Every feed salesman tries to sell me a high-phosphorus mineral or supplement since I feed alfalfa hay. They say alfalfa is low in phosphorus. What is the real reason?

Whenever alfalfa hay is fed, an increased level of phosphorus is usually required to balance the diet. This is not because alfalfa is low in phosphorus but because it is high in calcium, and we need to maintain about a 2:1 calcium to phosphorus ratio.

According to the National Research Council published values on a 100% dry matter basis, most alfalfa hay has 0.20-0.22% phosphorus and 1.27% calcium. Meanwhile, grass hay has a calcium level of 0.26% and a phosphorus level of 0.26-0.30%.

The grass hay would require some supplemental calcium. However, alfalfa hay has a 6.5:1 calcium:phosphorus ratio, which is not acceptable. In general, grains are low in calcium (0.02 to 0.10%) while legumes are high in calcium (1.2 to 1.7%) with non-legumes being intermediate (0.31 to 0.36%).

Most animals require a narrow calcium:phosphorus ratio - usually 2:1, but ruminants can tolerate wider ratios providing the phosphorus level is adequate. High levels of calcium, 9:1 or 13:1, may depress gain and reduce energy and protein digestion. If the calcium:phosphorus ratio is balanced, the animal can tolerate high dietary phosphorus levels but may not at 6:1 without the possibility of problems.

I recently had some burned, caramelized hay along with some bright, green hay from the same field analyzed for protein. The results came back the same. Why was that?

The producer had the hay analyzed simply for crude protein. Analyzing for digestible protein and by-pass protein would have given different results and a more meaningful value of the hay.

When protein is exposed to heat, the protein is denatured and made unavailable to digestion. It is still protein (nitrogen) but in a form that is not usable to the animal. In the crude protein analysis it is still listed as protein.

A number of producers think a small amount of moldy or burnt hay is no problem, but it is. They lose a lot of valuable nutrients that are unavailable to the animal.

Moldy hay creates the potential for ingesting mycotoxins. These may lead to liver damage, which reduces the longevity of the cow. This is not in the best interest of the producer or the cow. Moldy hay also may affect the rumen microbes.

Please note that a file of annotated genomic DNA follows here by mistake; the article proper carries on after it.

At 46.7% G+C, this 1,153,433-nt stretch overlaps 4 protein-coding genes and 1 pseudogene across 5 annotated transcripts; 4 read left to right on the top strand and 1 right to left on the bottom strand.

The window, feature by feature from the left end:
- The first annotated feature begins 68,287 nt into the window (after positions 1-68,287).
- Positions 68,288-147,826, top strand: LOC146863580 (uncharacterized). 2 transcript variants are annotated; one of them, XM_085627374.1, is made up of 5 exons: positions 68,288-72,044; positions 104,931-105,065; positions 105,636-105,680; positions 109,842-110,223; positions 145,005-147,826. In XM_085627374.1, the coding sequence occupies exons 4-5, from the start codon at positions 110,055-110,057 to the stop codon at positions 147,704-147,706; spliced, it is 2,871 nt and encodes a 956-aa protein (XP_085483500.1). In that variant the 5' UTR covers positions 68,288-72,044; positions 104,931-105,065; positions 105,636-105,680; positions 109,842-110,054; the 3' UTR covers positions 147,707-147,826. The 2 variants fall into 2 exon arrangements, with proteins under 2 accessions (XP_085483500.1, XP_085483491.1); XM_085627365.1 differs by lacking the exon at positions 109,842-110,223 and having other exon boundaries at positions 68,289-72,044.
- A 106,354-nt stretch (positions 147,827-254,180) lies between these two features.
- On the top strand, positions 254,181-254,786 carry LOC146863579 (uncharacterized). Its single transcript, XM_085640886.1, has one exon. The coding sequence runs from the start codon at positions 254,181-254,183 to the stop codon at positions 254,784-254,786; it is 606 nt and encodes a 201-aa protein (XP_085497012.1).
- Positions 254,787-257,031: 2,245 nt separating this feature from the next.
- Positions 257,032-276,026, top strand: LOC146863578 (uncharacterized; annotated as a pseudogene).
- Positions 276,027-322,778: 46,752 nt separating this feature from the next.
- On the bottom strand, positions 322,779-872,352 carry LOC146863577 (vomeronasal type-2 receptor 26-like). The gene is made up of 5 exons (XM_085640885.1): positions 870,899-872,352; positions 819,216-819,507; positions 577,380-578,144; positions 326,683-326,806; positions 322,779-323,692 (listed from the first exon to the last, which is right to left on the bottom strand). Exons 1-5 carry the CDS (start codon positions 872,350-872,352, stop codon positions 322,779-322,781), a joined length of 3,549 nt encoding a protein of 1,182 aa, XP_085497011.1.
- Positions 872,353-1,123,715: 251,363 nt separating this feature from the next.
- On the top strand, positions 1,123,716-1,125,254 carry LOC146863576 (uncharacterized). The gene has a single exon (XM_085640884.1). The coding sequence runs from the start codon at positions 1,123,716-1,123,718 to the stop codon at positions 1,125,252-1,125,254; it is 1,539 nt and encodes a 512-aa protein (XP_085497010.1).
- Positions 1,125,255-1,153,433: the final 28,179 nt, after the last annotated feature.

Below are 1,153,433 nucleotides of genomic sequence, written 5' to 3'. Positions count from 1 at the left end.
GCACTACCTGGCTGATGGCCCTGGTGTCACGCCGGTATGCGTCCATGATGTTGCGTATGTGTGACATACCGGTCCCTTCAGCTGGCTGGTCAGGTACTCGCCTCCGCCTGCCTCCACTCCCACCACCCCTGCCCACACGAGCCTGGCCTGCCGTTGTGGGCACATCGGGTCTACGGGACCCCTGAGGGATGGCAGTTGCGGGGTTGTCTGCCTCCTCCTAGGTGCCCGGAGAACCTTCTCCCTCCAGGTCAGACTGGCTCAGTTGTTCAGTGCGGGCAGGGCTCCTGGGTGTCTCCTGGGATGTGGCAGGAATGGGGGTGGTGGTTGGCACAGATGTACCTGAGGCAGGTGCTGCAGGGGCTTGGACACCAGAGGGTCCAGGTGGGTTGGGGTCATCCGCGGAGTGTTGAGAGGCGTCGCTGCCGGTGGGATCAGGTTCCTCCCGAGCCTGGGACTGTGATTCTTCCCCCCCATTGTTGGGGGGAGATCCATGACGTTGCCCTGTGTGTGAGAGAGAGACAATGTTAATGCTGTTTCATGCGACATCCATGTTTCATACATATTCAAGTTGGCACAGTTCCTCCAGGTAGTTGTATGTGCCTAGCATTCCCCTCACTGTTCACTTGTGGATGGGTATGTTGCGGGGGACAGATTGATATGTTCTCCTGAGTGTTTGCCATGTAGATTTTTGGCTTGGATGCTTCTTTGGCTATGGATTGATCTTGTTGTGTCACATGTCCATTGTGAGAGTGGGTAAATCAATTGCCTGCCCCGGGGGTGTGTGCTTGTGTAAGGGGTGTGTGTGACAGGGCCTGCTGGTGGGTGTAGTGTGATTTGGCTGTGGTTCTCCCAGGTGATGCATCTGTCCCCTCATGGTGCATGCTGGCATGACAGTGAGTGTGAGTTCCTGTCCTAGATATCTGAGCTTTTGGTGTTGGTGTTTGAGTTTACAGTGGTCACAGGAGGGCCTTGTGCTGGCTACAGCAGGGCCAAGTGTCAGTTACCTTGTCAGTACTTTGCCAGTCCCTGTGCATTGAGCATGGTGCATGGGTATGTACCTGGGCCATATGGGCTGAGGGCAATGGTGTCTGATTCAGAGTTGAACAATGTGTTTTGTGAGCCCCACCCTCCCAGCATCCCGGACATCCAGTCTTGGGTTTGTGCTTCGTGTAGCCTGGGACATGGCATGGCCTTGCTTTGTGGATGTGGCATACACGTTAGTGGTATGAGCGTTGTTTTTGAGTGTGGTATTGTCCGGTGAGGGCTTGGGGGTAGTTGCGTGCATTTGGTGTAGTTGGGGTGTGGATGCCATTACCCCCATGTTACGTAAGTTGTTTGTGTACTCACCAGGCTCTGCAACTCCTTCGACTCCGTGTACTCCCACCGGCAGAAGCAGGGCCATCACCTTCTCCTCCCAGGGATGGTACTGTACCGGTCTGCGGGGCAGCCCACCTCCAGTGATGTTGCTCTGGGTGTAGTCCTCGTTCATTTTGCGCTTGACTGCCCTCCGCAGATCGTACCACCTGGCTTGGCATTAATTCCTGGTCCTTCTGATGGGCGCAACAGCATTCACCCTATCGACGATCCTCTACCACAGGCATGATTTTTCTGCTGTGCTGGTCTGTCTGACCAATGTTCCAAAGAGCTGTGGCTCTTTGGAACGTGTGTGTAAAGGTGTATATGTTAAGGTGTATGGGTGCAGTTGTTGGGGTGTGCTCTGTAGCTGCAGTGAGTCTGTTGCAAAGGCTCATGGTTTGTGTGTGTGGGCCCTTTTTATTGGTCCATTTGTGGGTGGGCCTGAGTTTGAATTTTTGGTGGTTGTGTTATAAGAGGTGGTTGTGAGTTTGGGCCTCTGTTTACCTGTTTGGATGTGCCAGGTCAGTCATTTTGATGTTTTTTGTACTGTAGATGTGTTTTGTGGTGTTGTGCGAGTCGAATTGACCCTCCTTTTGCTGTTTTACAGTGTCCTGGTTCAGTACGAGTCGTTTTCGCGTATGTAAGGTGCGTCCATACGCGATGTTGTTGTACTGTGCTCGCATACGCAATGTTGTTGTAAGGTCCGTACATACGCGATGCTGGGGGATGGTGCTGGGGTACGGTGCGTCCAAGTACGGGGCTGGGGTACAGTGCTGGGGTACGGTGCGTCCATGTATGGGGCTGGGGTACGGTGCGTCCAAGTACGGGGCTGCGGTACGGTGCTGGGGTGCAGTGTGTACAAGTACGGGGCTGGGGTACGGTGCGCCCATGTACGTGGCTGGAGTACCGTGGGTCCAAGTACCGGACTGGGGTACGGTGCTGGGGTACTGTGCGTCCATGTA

If you have moldy or burnt hay, I usually recommend that not more than 30% be included in the ration. I try to dilute the poor feed with good feed. Also, I may supplement differently than with good hay - especially vitamins that may be affected by heat and mold.

There may be a drop in consumption if this type hay is in the ration. Moldy hay may also cause abortions in pregnant cows, diarrhea, reduced performance and even death.

I have been bombarded with claims from feed additive companies, feed companies and animal health companies that claim a positive response to their product, which they say I cannot live without. Are their claims true? Are the effects additive?

If a producer used every additive, antibiotic, growth promotant or foo-foo powder on the market, the following things would happen to them - in this order. They would go broke, reduce performance and receive a lot of wish-you-were-here cards from many over-quota salesmen vacationing in Hawaii or Bermuda.

The answer is "no." The effects are not totally additive. The large portion of feed additives work best alone or in combination with a few others. If they worked in an additive fashion (effects of each one individually added to the next), a producer feeding his cattle a large number of additives could expect to feed his cattle free plus have each one give him back a ton or two of feed.

Some additives work better in some situations than others, but the results can't be extrapolated from one area to another with consistency. The additives that are cleared to work together may give better results than each one alone but generally less than if the individual claims are added together.

We need to see what concerns we are facing and select only those additives that will correct the situation, increase production or efficiency and provide a return on investment.

In feeder cattle and growing bulls and heifers, an ionophore should be a given. For weaning/preconditioning, I use AS-700, a tetracycline or Deccox. Yeast cultures should be used more than they are as they are economical and provide enhanced palatability in mineral mixes and increase fiber digestion. Other additives are used on an individual basis, never on a blanket recommendation.

A number of good additives are on the market, but some that provide little return except to the seller. I use the ones that provide a return and benefit to my customers and their cows.